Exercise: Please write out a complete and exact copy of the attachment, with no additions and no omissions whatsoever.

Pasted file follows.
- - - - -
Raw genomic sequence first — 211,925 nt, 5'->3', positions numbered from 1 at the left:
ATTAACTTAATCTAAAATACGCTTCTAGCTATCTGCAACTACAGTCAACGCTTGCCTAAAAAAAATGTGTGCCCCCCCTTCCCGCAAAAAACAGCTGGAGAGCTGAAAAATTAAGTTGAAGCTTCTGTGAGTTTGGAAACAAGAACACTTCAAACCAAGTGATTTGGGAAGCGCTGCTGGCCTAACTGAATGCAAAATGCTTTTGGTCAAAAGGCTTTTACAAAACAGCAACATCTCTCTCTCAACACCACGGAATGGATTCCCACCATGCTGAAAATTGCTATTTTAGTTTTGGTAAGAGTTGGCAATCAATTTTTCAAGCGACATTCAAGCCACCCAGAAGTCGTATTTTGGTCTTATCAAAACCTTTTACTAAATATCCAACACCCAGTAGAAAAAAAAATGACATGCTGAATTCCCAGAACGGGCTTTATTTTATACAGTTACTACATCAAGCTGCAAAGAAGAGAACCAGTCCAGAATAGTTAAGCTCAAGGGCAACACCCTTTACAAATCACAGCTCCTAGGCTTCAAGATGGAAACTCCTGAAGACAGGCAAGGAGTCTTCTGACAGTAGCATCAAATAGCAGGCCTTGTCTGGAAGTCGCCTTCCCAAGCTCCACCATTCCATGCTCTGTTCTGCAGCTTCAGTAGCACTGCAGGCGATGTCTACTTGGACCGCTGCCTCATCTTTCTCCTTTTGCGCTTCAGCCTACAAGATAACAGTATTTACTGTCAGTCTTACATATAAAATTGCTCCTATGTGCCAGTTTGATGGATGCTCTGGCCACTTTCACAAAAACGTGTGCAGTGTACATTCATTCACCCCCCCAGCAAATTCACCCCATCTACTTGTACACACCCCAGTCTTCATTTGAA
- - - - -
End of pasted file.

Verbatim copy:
Raw genomic sequence first — 211,925 nt, 5'->3', positions numbered from 1 at the left:
ATTAACTTAATCTAAAATACGCTTCTAGCTATCTGCAACTACAGTCAACGCTTGCCTAAAAAAAATGTGTGCCCCCCCTTCCCGCAAAAAACAGCTGGAGAGCTGAAAAATTAAGTTGAAGCTTCTGTGAGTTTGGAAACAAGAACACTTCAAACCAAGTGATTTGGGAAGCGCTGCTGGCCTAACTGAATGCAAAATGCTTTTGGTCAAAAGGCTTTTACAAAACAGCAACATCTCTCTCTCAACACCACGGAATGGATTCCCACCATGCTGAAAATTGCTATTTTAGTTTTGGTAAGAGTTGGCAATCAATTTTTCAAGCGACATTCAAGCCACCCAGAAGTCGTATTTTGGTCTTATCAAAACCTTTTACTAAATATCCAACACCCAGTAGAAAAAAAAATGACATGCTGAATTCCCAGAACGGGCTTTATTTTATACAGTTACTACATCAAGCTGCAAAGAAGAGAACCAGTCCAGAATAGTTAAGCTCAAGGGCAACACCCTTTACAAATCACAGCTCCTAGGCTTCAAGATGGAAACTCCTGAAGACAGGCAAGGAGTCTTCTGACAGTAGCATCAAATAGCAGGCCTTGTCTGGAAGTCGCCTTCCCAAGCTCCACCATTCCATGCTCTGTTCTGCAGCTTCAGTAGCACTGCAGGCGATGTCTACTTGGACCGCTGCCTCATCTTTCTCCTTTTGCGCTTCAGCCTACAAGATAACAGTATTTACTGTCAGTCTTACATATAAAATTGCTCCTATGTGCCAGTTTGATGGATGCTCTGGCCACTTTCACAAAAACGTGTGCAGTGTACATTCATTCACCCCCCCAGCAAATTCACCCCATCTACTTGTACACACCCCAGTCTTCATTTGAA